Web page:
(New York, October 23, 2001) - Human Rights Watch today condemned a recent ruling by an Islamic court in Northern Nigeria that sentenced Safiya Hussaini Tungar-Tudu to death by stoning. The court issued the death sentence after finding her guilty of having pre-marital sex.

"Women have a basic right to control their sexual autonomy," said LaShawn R. Jefferson, executive director of the Women's Rights Division of Human Rights Watch. "When a woman is punished so severely for having pre-marital sex, her right to make free decisions regarding her body is violated."

The Islamic court in Gwadabawa, Sokoto State, in northern Nigeria sentenced Ms. Tungar-Tudu to death after finding her guilty of having pre-marital sex, a punishable offense under Sharia law. Ms. Tungar-Tudu, who is pregnant, has until November 8 to file an appeal. The court's ruling is pending approval by the governor of Sokoto State after which a date to mete out the punishment will be fixed. The man she allegedly had sex with was set free by the same court after concluding that it lacked sufficient evidence to prosecute him for the alleged adultery.

Human Rights Watch opposes the death penalty in all circumstances because of its inherent cruelty. Additionally, international law strictly prohibits the imposition of capital punishment on a pregnant woman.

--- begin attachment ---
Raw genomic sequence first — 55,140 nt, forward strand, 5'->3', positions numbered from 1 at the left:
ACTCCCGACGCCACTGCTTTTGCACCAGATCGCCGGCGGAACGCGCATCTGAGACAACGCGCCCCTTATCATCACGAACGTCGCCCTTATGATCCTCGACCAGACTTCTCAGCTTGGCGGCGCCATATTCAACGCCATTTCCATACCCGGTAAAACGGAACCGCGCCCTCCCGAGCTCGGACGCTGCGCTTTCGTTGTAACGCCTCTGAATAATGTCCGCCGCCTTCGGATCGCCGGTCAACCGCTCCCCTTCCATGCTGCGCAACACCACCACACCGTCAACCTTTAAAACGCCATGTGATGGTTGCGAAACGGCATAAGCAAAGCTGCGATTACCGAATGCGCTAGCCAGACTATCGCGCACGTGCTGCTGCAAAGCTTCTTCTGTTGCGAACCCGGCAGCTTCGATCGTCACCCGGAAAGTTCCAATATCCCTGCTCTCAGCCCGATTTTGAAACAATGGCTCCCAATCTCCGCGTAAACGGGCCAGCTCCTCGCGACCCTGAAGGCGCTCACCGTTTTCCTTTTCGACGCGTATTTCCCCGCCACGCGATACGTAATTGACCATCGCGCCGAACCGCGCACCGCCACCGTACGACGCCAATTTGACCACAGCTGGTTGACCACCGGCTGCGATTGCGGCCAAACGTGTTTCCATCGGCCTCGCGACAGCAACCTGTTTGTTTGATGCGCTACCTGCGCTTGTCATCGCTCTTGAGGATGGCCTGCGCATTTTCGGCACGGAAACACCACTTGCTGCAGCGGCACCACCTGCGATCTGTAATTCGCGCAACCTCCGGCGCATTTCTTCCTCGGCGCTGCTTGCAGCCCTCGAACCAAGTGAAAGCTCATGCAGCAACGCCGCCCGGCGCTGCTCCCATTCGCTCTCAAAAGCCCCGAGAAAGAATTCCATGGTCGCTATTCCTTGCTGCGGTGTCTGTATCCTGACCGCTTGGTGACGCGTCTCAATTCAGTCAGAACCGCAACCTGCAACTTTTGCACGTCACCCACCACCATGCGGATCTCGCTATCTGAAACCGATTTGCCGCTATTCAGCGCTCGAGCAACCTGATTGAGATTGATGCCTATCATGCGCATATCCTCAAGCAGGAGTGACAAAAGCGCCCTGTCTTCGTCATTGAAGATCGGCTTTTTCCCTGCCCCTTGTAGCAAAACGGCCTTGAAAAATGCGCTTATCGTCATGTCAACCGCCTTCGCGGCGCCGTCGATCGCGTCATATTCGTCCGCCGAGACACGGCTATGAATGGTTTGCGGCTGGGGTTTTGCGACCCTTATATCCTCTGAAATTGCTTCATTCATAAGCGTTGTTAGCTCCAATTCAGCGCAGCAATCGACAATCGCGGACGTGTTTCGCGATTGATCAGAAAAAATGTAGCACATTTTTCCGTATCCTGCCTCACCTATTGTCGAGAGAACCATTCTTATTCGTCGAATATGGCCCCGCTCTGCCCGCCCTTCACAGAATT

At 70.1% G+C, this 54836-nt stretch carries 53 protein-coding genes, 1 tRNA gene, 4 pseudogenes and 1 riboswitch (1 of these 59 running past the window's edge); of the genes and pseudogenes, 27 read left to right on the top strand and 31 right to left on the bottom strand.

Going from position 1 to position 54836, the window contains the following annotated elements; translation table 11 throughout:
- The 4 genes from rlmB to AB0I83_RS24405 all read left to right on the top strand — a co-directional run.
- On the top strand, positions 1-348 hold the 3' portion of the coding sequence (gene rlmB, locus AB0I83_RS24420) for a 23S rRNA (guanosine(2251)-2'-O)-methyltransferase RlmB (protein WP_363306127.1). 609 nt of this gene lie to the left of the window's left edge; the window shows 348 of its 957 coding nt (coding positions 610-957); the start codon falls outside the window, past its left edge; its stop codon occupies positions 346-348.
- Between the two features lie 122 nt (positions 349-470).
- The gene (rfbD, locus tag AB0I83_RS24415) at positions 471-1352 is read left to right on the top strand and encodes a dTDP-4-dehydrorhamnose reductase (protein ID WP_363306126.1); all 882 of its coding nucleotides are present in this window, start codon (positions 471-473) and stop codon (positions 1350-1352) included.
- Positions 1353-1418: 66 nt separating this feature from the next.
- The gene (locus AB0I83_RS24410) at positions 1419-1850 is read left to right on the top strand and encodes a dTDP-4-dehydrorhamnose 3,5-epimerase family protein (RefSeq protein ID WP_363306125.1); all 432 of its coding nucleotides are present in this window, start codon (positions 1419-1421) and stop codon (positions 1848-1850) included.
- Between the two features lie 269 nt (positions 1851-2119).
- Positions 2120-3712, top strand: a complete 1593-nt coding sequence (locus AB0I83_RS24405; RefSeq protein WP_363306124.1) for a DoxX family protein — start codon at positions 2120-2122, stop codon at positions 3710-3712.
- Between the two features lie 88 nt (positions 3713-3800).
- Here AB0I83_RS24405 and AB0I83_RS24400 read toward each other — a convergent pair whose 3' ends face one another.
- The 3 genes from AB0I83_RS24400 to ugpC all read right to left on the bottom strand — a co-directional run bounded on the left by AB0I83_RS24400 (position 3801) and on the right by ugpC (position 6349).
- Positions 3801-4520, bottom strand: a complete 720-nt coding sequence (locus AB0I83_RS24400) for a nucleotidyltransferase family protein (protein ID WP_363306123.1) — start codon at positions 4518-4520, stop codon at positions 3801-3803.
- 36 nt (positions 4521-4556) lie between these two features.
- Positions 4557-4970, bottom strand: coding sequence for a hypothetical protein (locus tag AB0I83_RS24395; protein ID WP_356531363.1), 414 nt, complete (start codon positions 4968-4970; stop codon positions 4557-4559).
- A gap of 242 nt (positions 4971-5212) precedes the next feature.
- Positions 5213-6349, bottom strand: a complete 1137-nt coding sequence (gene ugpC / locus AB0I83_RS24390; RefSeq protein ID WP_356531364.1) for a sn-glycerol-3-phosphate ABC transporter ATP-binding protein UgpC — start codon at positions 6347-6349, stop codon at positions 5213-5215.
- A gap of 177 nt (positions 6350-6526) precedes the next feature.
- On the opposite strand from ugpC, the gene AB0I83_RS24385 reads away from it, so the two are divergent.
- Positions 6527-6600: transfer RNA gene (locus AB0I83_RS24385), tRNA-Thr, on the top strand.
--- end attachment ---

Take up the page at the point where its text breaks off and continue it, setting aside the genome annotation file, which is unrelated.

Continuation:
In recent years, several states in Muslim-dominated northern Nigeria have extended the application of Sharia law to criminal offenses, imposing Sharia punishments for theft and other crimes, and criminalizing acts such as pre-marital sex and alcohol consumption.

Ms. Tungar-Tudu's conviction for pre-marital sex is the second one to be reported in northern Nigeria. In September 2000, an Islamic court in the northern state of Zamfara, sentenced Bariya Ibrahim Magazu, a teenage girl, to 180 lashes for pre-marital sex and bringing false charges against men with whom she allegedly had sex. Despite protests by international and Nigerian human rights groups against her sentence, officials authorized the flogging of Ms. Magazu. Even though her appeal remained pending, the sentence was carried out; she was lashed one hundred times on January 19, 2001.

In another case, a Sharia court found a fifteen-year-old boy guilty of stealing money. He was sentenced to the amputation of his hand. Amputation is an extreme form of corporal punishment, which is expressly prohibited by the Convention on the Rights of the Child. Human Rights Watch wrote to the governor of Kebbi State on October 12, 2001, expressing its concern over the case.

Human Rights Watch called on the Nigerian government to protect Ms. Tungar-Tudu from the arbitrary meting out of a harsh and unacceptable punishment, and to ensure that the courts operate in accordance with international human rights law and the bill of rights in Nigeria's own constitution.